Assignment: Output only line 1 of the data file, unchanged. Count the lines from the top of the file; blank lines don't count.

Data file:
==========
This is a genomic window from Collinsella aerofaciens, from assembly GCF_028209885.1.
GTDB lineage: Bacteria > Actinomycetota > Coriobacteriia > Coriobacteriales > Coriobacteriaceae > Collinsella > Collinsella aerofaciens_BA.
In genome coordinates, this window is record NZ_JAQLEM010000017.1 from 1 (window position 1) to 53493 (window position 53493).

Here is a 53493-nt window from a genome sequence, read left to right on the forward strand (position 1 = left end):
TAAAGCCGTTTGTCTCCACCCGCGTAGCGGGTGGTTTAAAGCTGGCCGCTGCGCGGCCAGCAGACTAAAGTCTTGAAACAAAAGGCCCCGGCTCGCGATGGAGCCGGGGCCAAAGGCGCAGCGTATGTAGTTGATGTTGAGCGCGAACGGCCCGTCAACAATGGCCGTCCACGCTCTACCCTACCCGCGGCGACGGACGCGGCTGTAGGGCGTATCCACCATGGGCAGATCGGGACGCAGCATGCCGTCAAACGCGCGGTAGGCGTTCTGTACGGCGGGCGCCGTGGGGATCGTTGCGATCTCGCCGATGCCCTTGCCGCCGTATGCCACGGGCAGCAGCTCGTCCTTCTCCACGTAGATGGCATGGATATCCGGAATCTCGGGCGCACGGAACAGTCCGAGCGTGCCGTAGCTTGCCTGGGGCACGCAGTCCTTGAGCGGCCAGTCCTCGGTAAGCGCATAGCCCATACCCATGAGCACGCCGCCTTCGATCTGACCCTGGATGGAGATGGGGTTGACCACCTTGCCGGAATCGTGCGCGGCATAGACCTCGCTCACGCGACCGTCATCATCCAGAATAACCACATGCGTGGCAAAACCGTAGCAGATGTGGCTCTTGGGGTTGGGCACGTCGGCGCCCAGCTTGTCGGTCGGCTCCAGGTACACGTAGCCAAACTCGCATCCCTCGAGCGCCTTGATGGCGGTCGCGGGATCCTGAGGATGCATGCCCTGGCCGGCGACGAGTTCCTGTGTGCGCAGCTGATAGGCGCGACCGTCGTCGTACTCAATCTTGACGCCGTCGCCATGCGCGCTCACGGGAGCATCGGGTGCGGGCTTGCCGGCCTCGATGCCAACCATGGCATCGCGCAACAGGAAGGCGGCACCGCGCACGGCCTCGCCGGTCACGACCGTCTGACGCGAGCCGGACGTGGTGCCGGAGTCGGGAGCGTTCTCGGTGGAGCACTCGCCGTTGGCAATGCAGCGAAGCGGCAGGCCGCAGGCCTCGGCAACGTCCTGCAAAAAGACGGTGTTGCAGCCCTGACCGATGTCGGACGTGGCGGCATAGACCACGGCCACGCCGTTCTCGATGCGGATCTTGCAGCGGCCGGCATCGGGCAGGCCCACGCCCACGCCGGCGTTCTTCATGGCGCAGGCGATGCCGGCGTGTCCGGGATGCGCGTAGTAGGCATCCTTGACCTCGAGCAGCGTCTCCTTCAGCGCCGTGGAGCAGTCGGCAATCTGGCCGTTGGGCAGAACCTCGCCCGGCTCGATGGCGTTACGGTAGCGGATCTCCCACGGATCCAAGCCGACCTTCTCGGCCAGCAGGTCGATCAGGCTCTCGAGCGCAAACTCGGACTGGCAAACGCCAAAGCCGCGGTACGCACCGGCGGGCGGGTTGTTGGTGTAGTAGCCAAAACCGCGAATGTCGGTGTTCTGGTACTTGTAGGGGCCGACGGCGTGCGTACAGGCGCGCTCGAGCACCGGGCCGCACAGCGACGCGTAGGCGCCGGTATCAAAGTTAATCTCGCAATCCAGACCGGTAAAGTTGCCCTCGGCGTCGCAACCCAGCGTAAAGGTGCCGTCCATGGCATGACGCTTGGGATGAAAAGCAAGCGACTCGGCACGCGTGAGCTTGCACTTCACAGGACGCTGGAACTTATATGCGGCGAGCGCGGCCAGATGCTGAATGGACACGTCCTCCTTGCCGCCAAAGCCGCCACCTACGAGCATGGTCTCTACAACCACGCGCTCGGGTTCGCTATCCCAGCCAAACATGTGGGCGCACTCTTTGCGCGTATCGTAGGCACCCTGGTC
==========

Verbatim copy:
This is a genomic window from Collinsella aerofaciens, from assembly GCF_028209885.1.